Preventable deaths spark a mother’s anguish

Justina, 40, lost two children and nearly lost a third because her rural village in Zambia was too far away from a medical clinic. World Vision’s Survive to Five™ Challenge seeks to end the preventable deaths of children under 5 worldwide.

Published March 13, 2012 at 12:00am PDT

It was an ordinary day when tragedy struck Justina and her family. She was preparing food when her baby son, Mwila, who had previously been healthy, began to cry.

“He clung on me. I thought he was very hungry,” Justina recalls. “I gave him the food, but he refused to eat it…eventually he became weak and stopped crying.”

What happened next was terrifying. “He looked very sick suddenly,” says Justina. “We struggled to find transport, and walking was the last thing we could opt to do, because the clinic is far…even if we [had] found a car after an hour of searching, it was too late.”

Justina says that Mwila began to bleed from his nose and mouth. But there was nothing she could do except walk more than seven miles to the nearest clinic with her ailing son. By the time they arrived, it was too late.

“The medical staff told us that we delayed taking the child to clinic, so there was nothing they could do to save the baby. He was declared dead because he had lost a lot of blood,” Justina reflects painfully.

“It was very devastating as I hopelessly watched my son die. This was the first baby boy I had waited for in many years.”

Devastation all too familiar

But he wasn’t the first. Her first baby boy, Kayele, died in 2008, at just one week old.

“I delivered from home. I could not manage to get to the clinic because I did not have money for transport,” says Justina. “Before delivery, I had not visited the antenatal clinics in a long time, so I didn’t know I had malaria, which had transmitted to the baby.”

She took him to the clinic. He died the same day.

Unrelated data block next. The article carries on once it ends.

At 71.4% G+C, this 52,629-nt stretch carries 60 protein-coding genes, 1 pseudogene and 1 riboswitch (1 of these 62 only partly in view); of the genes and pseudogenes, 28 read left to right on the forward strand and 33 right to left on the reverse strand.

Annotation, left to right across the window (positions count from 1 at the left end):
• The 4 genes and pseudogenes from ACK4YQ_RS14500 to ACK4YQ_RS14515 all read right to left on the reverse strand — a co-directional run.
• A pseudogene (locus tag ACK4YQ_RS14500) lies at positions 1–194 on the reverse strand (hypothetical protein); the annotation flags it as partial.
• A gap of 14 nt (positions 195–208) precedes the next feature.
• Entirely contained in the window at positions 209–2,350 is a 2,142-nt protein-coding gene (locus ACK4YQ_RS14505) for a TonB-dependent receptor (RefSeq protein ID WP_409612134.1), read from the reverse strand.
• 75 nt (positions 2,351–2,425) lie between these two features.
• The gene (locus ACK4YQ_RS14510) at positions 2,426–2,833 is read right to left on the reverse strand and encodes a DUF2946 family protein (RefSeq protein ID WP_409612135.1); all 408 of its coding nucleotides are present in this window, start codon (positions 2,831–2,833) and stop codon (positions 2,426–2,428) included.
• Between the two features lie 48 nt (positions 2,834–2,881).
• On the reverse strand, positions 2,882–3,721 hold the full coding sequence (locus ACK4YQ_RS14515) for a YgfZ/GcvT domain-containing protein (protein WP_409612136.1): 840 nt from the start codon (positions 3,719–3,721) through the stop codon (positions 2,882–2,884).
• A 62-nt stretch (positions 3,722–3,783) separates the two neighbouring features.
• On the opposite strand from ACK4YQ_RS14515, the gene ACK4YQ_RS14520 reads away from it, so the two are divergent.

“I was depressed,” says Justina. “Just like Mwila, I had always longed to have a baby boy. Each time I think of the children I have lost, I feel pain. I know at least that if there was a clinic nearby, one of these children would have been alive today.”

As if this all was not enough, Justina recently almost lost her 6-year-old daughter, Busalo, who had suffered from a swelling stomach. The child’s intestines had burst, releasing toxins into her body.

Busalo underwent surgery. “I thank God my daughter is alive; otherwise, I would have suffered another loss,” she says.

Preventable tragedies

Many pregnant mothers in Justina's village, like this one, either give birth at home or on the way to the health center, because it is so far away. This threatens the lives of both the mother and the newborn baby.Sadly, Justina’s nightmarish experiences reflect a brutal reality for mothers and children who live in places of poverty, where basic medical care can be far out of reach. This means that young children often suffer — and even die — from completely preventable causes.

Justina notes that other expectant mothers and their newborn babies in her region have also died after giving birth at home, because the clinic was simply too far.

“We need a clinic here to save our lives. Otherwise, we will continue to die,” she says matter-of-factly. “Our hope now lies on the clinic that World Vision is helping us to construct in Chikwanda community. At least there, it is nearer.”

Ongoing support for children at risk

World Vision is assisting Justina in other ways, too. Three of her children are now sponsored.

“I am grateful to World Vision,” she says. “They have assisted my children with school shoes, clothes, school bags, pencils and mosquito nets. Child sponsorship is bringing a lot of difference to my family.”

Mapalo Simfukwe, a World Vision community development worker, says there is great need for health, education, clean water, and agricultural assistance in the region of Zambia where Justina lives. “World Vision is already focusing on these areas to try to address the suffering of the people,” he says.

In particular, World Vision’s Survive to Five™ Challenge seeks to end preventable deaths of children under age 5, who are especially vulnerable during these first several years of life. Because of government grants, any donations collected through this campaign will triple in impact to help fight preventable causes of child deaths, such as malnutrition, waterborne illness, malaria, unskilled birth attendants, lack of access to medications and health facilities, and more.

Learn more

Read about Child Health Now, World Vision’s global campaign to end preventable child deaths.

Three ways you can help

Please pray for mothers like Justina, who face the brutal position of mourning the loss of children who died, while worrying about the ones still alive. Pray that interventions like access to basic medical care will provide a sense of relief and peace to mothers like her living in poverty around the world.

Make a donation to World Vision’s Survive to Five™ Challenge. A gift of any amount will triple in impact to help save children under 5 from death by preventable causes.

Sponsor a child in Zambia or another country of your choice. Your love and support for a child in need will help deliver life-giving basics that establish stablility and health, like nutritious food, clean water, education, medical care, safe shelter, and more.